Images of Kitsap County
Public Communications (MS-11)
614 Division Street, Port Orchard, WA
Phone: 360.337.4598
Date: May 1, 2015
Contact: Jeffrey L. Rowe, CBO
360.337.5777 or
No: 2015-042

Kitsap County Participates in Building Safety Month
Resilient Communities Start with Building Codes

(Port Orchard, WA) - To help raise awareness of building safety, the Kitsap County Department of Community Development proudly celebrates Building Safety Month during May. Building Safety Month is a public safety awareness campaign to help individuals, families and businesses understand what it takes to create safe, resilient, affordable and energy-efficient homes and buildings.

“When our building safety and fire prevention experts inspect buildings and review construction plans to ensure code compliance they help to ensure the places where you live, learn, work, worship and play are safe,” said Jeff Rowe, Chief Building Official for Kitsap County. “We work closely with homebuilders, contractors, plumbers, roofers and other construction industry trades to provide maximum public safety.”

This year’s theme is Resilient Communities Start with Building Codes. Weekly themes during Building Safety Month are: May 4-10, Don’t Get Burned; May 11-17, Bounce Back Faster from Disaster; May 18-24, Water Safe, Water Smart; and May 25-31 $ave Energy.

To support building safer communities, Kitsap County Community Development (DCD) is launching permit forgiveness. During the period of May 4, 2015 through May 29, 2015, DCD will suspend the after the fact fee, which is about 40% of the building permit fee, for anyone who submits a building permit application a previously unpermitted structure. Bring your completed permit application to DCD and there will be no extra charge for getting your permit after the fact.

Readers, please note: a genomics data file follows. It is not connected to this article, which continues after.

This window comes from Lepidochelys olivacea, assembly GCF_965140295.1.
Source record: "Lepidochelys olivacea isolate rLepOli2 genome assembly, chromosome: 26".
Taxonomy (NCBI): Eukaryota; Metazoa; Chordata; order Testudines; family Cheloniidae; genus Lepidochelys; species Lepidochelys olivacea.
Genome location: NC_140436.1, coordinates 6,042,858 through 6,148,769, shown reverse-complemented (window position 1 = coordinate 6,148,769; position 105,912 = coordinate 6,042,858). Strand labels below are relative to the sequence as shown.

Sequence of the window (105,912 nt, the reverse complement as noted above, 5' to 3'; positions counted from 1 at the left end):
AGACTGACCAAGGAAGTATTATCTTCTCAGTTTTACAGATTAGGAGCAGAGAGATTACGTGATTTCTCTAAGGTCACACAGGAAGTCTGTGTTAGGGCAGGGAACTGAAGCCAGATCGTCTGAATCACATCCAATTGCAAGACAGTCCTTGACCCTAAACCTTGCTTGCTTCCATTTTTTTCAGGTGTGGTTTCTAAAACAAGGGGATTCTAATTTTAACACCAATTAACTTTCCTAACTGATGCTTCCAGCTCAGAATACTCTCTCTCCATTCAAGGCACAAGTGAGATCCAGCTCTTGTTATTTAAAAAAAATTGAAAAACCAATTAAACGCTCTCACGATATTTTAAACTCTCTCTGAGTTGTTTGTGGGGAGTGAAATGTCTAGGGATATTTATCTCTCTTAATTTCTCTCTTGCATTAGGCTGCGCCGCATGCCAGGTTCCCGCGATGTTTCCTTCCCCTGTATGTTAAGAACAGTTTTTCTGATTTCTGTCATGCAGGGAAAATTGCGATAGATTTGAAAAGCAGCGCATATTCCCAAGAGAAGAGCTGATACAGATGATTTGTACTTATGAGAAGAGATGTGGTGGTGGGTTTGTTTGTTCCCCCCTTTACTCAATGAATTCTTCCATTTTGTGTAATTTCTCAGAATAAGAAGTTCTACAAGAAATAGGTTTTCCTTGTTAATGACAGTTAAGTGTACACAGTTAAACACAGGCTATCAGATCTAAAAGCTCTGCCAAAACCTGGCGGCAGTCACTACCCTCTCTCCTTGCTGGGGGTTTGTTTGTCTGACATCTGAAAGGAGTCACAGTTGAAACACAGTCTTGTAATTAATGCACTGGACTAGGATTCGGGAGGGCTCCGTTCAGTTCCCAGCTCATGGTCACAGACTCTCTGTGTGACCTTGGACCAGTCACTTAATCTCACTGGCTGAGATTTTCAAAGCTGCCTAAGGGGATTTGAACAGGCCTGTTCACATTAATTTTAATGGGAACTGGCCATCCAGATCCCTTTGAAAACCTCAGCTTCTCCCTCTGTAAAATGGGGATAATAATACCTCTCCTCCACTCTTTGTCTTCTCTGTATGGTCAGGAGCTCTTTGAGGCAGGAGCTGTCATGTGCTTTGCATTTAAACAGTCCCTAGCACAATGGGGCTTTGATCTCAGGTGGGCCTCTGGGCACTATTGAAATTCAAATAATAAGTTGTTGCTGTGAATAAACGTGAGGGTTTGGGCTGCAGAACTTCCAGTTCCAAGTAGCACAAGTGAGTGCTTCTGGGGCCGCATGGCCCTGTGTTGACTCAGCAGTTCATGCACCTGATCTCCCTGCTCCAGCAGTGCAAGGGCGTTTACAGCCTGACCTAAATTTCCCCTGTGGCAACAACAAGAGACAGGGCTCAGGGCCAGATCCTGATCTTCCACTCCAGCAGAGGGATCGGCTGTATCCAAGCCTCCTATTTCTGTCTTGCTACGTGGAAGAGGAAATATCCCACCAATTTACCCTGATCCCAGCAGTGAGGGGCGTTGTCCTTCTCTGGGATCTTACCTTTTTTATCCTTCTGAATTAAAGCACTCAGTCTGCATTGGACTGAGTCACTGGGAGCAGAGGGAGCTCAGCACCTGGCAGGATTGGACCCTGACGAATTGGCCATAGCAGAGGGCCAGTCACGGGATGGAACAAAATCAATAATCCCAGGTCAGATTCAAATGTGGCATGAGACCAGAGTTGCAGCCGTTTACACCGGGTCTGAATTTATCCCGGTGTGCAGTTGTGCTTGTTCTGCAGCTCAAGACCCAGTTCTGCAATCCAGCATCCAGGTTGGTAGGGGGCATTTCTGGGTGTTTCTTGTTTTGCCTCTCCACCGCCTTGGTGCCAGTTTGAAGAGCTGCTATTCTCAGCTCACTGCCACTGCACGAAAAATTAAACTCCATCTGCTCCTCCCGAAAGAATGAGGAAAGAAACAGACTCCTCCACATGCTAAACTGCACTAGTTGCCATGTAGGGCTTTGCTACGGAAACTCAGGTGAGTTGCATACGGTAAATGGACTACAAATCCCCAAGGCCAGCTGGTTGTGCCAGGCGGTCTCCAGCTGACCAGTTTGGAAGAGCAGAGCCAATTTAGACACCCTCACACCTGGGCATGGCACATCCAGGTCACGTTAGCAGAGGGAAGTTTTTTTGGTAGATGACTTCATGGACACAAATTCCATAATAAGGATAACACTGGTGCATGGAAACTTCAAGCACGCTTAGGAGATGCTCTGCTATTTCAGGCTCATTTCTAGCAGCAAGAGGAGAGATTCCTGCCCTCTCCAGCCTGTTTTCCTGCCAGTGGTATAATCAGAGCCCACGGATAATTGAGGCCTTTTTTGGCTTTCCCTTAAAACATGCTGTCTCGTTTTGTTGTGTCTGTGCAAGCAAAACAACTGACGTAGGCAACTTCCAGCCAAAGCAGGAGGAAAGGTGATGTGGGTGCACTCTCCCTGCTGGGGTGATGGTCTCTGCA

Homes and buildings that are built in compliance with building safety codes result in resilient structures that minimize the risks of death, injury and property damage. Regardless of the department code officials work in—building, fire, planning or elsewhere—they work hard every day to provide public safety by ensuring buildings are constructed safely. Because resilient structures minimize the risk of property damage, property owners may pay lower insurance costs and millions of taxpayer dollars can be saved when rebuilding from natural disasters.

Based on building science, technical knowledge and past experiences, model building codes provide protection from man-made and natural disasters, guarding public health and reducing property losses. The codes address all aspects of construction, from structural to fire prevention, plumbing and mechanical systems, and energy efficiency.

Building codes have protected the public for thousands of years. The earliest known code of law—the Code of Hammurabi, king of the Babylonian Empire, written circa 2200 B.C.—assessed severe penalties, including death, if a building was not constructed safely. The regulation of building construction in the United States dates back to the 1700s. In the early-1900s, the insurance industry and others with similar concerns developed the first model building code.

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Last Updated: 
May 05, 2015